On February 4, 1845, after receiving news that the Illinois legislature had revoked the Nauvoo municipal charter, the Council of Fifty met for the first time following Smith’s death. Young asked the other twenty-four men present “whether they are willing that I should take the place of brother Joseph as chairman.” The men spoke in order of seniority. Samuel Bent, the oldest man, set the tone of the responses that followed: “He rejoices in the opportunity of meeting once more and feels steadfast in the principles and rules of the council as laid down by our beloved brother Joseph. He feels that it would be highly satisfactory to him to have president Young take the place of brother Joseph as chairman and carry out Josephs measures.” Orson Pratt stated, “It is a thing selfevident that the president of the church stands at the head of this council.” William Clayton said, “We cannot carry out Josephs measures but by sustaining Brigham Young as our chairman, our head and successor of Joseph Smith.” Following the discussion, the council voted unanimously to sustain Young as “the standing chairman of this council and legal successor” to Smith. About a month later, council members unanimously received Young as “prophet, priest, and king to this kingdom forever after” as they had earlier received Joseph Smith.
In addition to noting his own sustaining as leader of the council on February 4, Young reported in his journal that the council was “righted up & organized.” That day, the council sustained as members the twenty-five men present and an additional fifteen men absent that day. Three men—including Joseph and Hyrum Smith—had died since the council’s last meeting in May 1844. In addition, the council rejected eleven men on February 4, meaning that the membership stood at forty (fifty-four men had joined the council under Joseph Smith). The council dropped men seen as disloyal to Young and the Twelve Apostles, including Sidney Rigdon. While Young worked to reclaim individuals whose loyalty was in doubt—such as council members Lyman Wight and James Emmett, both of whom had led companies of Saints from Nauvoo over the objections of Young—he also did not want them in a confidential council.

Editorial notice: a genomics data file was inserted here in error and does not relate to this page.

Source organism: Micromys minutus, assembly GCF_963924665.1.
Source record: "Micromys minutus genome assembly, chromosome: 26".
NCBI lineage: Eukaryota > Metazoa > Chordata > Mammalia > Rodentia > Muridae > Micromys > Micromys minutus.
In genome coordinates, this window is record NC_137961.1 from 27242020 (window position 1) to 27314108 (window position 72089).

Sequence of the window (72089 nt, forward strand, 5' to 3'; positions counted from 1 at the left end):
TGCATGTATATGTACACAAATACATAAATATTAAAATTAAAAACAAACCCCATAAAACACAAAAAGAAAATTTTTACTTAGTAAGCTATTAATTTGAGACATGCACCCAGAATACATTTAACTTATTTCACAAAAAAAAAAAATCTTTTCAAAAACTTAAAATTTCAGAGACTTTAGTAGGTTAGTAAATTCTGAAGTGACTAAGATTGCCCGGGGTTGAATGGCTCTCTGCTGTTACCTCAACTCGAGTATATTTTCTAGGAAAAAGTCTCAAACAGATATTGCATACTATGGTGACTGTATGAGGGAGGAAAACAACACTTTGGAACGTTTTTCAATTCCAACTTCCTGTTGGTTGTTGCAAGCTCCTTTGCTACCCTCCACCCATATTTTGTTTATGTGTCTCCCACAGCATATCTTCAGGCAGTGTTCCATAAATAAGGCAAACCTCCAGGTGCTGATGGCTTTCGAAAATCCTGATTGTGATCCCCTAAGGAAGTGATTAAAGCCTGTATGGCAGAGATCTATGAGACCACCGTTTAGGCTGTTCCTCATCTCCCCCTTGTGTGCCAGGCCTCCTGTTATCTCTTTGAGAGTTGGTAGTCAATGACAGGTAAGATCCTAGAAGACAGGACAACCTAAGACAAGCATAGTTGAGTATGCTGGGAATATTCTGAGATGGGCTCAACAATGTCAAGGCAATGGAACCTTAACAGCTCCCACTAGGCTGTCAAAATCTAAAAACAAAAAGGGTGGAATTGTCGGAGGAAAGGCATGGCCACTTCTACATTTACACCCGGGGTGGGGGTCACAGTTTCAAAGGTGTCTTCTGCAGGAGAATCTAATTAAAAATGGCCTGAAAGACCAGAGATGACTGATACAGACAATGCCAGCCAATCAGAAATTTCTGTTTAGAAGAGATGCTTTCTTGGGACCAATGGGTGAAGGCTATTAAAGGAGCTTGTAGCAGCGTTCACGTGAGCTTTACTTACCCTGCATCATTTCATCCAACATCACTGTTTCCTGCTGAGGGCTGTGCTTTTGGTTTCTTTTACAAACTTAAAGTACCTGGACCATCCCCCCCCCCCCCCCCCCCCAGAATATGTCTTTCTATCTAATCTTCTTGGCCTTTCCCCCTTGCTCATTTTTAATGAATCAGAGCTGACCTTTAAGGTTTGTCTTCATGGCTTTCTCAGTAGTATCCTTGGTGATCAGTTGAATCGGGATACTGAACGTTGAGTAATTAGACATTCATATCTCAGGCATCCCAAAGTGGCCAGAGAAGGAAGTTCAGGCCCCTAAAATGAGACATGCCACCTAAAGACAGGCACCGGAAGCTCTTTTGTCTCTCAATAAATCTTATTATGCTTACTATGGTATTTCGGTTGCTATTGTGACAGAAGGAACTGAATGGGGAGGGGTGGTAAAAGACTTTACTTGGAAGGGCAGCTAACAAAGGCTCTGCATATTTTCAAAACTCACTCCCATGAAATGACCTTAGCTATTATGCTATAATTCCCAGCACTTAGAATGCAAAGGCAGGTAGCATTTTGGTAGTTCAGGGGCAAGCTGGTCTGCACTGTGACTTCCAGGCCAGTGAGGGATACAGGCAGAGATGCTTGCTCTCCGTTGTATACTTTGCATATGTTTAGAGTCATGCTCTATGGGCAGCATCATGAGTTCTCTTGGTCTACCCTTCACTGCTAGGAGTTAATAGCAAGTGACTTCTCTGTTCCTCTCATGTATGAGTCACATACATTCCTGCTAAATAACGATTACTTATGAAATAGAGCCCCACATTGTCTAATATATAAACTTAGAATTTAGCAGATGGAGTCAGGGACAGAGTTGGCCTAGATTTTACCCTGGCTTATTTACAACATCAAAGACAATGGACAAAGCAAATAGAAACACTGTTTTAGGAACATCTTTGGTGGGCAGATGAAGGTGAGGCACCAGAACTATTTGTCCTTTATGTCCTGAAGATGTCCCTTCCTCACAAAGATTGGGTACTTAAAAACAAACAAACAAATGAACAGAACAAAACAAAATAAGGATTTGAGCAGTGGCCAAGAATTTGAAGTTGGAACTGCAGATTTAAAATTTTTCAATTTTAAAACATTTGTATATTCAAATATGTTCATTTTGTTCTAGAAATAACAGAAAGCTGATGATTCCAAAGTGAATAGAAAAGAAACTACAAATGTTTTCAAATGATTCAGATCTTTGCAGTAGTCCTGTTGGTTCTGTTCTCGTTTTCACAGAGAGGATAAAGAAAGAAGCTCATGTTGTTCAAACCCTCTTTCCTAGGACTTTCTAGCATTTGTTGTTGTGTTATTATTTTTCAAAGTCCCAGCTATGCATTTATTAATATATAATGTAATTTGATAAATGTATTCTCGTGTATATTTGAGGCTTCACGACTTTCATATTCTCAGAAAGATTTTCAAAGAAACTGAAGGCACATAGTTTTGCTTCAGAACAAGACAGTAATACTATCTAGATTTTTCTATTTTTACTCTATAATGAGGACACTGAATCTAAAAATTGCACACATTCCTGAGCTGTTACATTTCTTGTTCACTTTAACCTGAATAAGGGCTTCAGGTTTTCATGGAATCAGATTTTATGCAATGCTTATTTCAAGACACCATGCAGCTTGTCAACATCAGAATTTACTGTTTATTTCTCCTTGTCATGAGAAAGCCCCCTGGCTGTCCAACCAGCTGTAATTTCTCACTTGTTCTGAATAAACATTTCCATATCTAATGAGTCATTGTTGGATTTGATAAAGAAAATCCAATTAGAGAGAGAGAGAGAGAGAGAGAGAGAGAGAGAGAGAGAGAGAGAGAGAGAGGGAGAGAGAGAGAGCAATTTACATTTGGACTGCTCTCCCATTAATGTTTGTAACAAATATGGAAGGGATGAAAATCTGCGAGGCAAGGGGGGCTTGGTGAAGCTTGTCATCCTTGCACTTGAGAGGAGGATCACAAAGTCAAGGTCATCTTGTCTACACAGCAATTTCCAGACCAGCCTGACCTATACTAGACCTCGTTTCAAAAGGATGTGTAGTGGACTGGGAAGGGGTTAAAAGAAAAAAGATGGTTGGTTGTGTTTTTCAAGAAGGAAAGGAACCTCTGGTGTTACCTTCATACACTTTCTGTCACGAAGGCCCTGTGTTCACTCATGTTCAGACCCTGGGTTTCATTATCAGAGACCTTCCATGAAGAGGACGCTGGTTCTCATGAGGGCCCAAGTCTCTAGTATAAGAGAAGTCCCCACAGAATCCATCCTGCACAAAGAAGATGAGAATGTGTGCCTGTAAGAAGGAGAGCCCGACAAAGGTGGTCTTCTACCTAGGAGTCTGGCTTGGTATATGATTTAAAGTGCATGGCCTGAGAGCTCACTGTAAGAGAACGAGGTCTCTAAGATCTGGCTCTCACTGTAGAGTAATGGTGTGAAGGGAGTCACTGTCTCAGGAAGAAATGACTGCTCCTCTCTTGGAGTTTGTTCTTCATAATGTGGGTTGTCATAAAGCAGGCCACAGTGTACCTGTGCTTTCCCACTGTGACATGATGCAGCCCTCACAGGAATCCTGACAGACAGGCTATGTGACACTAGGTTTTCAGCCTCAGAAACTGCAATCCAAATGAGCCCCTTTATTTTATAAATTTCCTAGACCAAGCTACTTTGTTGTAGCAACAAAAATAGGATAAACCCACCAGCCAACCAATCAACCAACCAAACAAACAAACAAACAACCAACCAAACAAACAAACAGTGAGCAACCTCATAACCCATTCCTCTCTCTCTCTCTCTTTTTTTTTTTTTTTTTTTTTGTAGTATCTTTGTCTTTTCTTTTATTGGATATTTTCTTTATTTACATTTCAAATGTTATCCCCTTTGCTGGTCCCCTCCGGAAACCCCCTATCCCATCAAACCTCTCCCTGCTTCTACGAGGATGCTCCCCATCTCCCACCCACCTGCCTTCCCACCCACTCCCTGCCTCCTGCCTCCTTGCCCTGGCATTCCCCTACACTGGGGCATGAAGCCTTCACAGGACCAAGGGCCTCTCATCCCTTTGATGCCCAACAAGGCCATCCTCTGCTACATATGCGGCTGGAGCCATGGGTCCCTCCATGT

The council also dropped the three non-Mormons who had joined the council under Joseph Smith. It does not appear that the council rejected the men simply because they were non-Mormons. Of the three, one had been arrested for counterfeiting, one had been accused of threatening to “bring a mob on the church” around the time of Joseph Smith’s murder, and the third later recalled that he had a falling-out with the Saints after Smith’s death. However, no efforts were made to add any non-Mormons to the council. Rather, they were replaced—as were the other council members who had been dropped—by trusted Latter-day Saints over the next several weeks.
The Council of Fifty met under Young’s direction in Nauvoo from February through May 1845 and then, following a summer recess, from September 1845 through January 1846. Young later reconvened the council in Winter Quarters and then in territorial Utah. The detailed council minutes in 1845 and early 1846 give insights into Young’s leadership approach for the thirty years that he led the Saints, including his stated reliance on revelation, his sometimes harsh rhetoric, and his focus on settlement and the temple. Young clearly felt the heavy weight of leading the Latter-day Saints during a perilous time. In describing his responsibility, he stated, “If men are set to lead a people it is not for them to consult and satisfy their own private feelings, but to use all the stratagem and cunning they are capable of to save the people.”
In leading the council, Young referred both to his ability to receive revelation to guide the Latter-day Saints and his belief that Joseph Smith had established the agenda they should follow. “While Joseph was living,” he recalled, “it seems as though he was hurried by the Lord all the time, and especially for the last year.” In Young’s mind, “It seemed he laid out work for this church which would last them twenty years to carry out.” At the same time, Young was confident that he and the other apostles could carry the work forward: “When the Twelve have been separated from Joseph in England or the Eastern States or elswhere, I defy any man to point out the time when I was in the dark in regard to what should be done. . . . Some have been fearful that I would blunder in the dark but it is not so.” Other council members concurred. As Alpheus Cutler told the council in early May, “The only thing he wants is the word of Lord on the subject. . . . We have got a leader that can tell the mind of the Lord.”